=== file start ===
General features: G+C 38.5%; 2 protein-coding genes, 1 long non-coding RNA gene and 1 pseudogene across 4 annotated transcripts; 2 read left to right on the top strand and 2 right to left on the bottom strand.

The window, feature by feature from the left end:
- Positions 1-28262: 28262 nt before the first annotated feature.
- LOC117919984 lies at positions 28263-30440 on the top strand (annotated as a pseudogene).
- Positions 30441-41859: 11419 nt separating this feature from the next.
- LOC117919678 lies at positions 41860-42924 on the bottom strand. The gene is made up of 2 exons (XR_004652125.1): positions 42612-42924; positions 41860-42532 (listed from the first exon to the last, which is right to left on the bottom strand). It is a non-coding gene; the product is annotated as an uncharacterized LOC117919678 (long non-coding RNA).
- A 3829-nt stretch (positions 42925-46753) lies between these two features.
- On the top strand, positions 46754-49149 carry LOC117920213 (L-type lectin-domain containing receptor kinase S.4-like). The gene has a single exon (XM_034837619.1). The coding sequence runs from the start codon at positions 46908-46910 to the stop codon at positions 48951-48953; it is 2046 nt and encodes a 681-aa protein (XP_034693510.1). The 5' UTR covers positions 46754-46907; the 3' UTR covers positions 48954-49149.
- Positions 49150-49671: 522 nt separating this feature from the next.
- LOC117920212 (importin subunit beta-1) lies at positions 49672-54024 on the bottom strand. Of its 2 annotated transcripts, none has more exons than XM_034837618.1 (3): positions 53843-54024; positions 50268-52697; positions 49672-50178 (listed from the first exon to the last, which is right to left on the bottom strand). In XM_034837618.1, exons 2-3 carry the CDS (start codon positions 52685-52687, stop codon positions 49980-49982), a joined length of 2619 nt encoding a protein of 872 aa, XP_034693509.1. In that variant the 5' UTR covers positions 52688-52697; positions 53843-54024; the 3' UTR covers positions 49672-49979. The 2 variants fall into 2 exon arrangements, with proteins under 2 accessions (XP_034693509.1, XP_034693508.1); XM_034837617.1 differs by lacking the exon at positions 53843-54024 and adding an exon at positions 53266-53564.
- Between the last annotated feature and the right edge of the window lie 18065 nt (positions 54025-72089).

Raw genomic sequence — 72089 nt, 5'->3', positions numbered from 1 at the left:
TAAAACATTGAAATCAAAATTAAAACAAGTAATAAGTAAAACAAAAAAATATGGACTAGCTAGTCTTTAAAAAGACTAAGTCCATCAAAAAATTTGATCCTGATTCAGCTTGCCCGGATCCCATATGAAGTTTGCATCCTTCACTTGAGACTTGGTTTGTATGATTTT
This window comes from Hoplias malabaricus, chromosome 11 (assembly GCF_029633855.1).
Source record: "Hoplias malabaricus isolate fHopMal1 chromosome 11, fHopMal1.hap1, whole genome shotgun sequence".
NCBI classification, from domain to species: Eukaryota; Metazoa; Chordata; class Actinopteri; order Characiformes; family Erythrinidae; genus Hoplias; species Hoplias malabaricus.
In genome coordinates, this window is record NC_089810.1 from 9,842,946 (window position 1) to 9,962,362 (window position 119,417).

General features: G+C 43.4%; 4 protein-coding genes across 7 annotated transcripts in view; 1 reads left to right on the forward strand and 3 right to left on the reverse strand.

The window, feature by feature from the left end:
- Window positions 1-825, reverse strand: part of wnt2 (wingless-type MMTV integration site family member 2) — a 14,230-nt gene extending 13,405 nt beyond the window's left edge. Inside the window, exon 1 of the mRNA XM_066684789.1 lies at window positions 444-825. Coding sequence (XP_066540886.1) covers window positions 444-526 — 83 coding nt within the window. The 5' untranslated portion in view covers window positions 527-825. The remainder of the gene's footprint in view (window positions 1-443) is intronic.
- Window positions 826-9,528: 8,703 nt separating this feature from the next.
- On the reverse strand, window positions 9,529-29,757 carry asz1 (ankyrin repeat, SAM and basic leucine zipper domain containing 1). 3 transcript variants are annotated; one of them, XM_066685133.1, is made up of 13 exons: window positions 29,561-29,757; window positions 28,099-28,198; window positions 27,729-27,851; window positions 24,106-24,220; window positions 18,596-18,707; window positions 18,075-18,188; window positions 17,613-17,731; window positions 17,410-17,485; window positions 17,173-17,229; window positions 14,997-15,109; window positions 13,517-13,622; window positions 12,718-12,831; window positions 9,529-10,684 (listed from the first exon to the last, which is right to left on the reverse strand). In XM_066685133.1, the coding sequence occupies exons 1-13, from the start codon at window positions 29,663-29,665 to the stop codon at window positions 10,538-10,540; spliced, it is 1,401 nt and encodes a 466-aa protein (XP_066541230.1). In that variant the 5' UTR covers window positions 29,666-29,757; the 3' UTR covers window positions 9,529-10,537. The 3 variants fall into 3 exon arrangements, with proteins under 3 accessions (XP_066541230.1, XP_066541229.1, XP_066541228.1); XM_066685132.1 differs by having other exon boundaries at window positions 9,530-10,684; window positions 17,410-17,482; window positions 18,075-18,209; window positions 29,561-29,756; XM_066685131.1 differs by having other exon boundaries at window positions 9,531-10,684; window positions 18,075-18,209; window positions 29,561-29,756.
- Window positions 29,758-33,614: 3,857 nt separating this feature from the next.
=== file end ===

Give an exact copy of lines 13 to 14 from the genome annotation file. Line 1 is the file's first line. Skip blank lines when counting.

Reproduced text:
TAAAACATTGAAATCAAAATTAAAACAAGTAATAAGTAAAACAAAAAAATATGGACTAGCTAGTCTTTAAAAAGACTAAGTCCATCAAAAAATTTGATCCTGATTCAGCTTGCCCGGATCCCATATGAAGTTTGCATCCTTCACTTGAGACTTGGTTTGTATGATTTT
This window comes from Hoplias malabaricus, chromosome 11 (assembly GCF_029633855.1).